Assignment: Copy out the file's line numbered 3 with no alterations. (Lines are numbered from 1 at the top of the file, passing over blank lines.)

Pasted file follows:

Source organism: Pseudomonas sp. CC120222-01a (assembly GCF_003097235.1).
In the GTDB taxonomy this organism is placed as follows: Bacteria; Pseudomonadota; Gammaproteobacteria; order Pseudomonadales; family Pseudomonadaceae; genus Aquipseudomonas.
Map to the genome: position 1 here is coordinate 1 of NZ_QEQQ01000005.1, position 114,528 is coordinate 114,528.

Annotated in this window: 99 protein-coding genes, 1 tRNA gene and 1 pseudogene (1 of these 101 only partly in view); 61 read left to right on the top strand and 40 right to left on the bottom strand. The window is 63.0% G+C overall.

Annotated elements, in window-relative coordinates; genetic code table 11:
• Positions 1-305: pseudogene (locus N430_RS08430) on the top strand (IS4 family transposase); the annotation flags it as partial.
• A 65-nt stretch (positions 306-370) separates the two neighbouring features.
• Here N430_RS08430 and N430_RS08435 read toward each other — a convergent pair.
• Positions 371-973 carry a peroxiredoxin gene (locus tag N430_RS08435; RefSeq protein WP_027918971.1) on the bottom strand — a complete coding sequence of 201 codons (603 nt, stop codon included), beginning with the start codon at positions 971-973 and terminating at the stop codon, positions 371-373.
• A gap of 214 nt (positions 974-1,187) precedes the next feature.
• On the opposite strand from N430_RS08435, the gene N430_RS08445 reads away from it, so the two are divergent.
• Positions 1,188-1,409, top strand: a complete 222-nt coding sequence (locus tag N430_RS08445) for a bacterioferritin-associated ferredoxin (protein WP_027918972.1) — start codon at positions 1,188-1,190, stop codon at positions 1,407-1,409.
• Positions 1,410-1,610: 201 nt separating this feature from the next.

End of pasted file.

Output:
Map to the genome: position 1 here is coordinate 1 of NZ_QEQQ01000005.1, position 114,528 is coordinate 114,528.